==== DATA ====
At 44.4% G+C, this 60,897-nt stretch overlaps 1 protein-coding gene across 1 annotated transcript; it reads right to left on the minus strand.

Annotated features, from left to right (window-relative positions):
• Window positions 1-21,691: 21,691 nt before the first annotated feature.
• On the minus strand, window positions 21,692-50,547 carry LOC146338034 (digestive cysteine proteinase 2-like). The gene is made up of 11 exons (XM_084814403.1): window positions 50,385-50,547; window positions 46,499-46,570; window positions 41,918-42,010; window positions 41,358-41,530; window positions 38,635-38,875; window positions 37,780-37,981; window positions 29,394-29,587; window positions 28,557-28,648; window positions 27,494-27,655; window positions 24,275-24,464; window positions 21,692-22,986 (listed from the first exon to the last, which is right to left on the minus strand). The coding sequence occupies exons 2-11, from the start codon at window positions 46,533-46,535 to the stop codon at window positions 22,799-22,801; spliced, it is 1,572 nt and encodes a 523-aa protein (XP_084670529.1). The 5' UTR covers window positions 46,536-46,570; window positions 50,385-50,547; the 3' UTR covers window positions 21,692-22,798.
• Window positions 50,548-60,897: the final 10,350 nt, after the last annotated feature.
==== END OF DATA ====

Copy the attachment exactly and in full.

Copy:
At 44.4% G+C, this 60,897-nt stretch overlaps 1 protein-coding gene across 1 annotated transcript; it reads right to left on the minus strand.

Annotated features, from left to right (window-relative positions):
• Window positions 1-21,691: 21,691 nt before the first annotated feature.
• On the minus strand, window positions 21,692-50,547 carry LOC146338034 (digestive cysteine proteinase 2-like). The gene is made up of 11 exons (XM_084814403.1): window positions 50,385-50,547; window positions 46,499-46,570; window positions 41,918-42,010; window positions 41,358-41,530; window positions 38,635-38,875; window positions 37,780-37,981; window positions 29,394-29,587; window positions 28,557-28,648; window positions 27,494-27,655; window positions 24,275-24,464; window positions 21,692-22,986 (listed from the first exon to the last, which is right to left on the minus strand). The coding sequence occupies exons 2-11, from the start codon at window positions 46,533-46,535 to the stop codon at window positions 22,799-22,801; spliced, it is 1,572 nt and encodes a 523-aa protein (XP_084670529.1). The 5' UTR covers window positions 46,536-46,570; window positions 50,385-50,547; the 3' UTR covers window positions 21,692-22,798.
• Window positions 50,548-60,897: the final 10,350 nt, after the last annotated feature.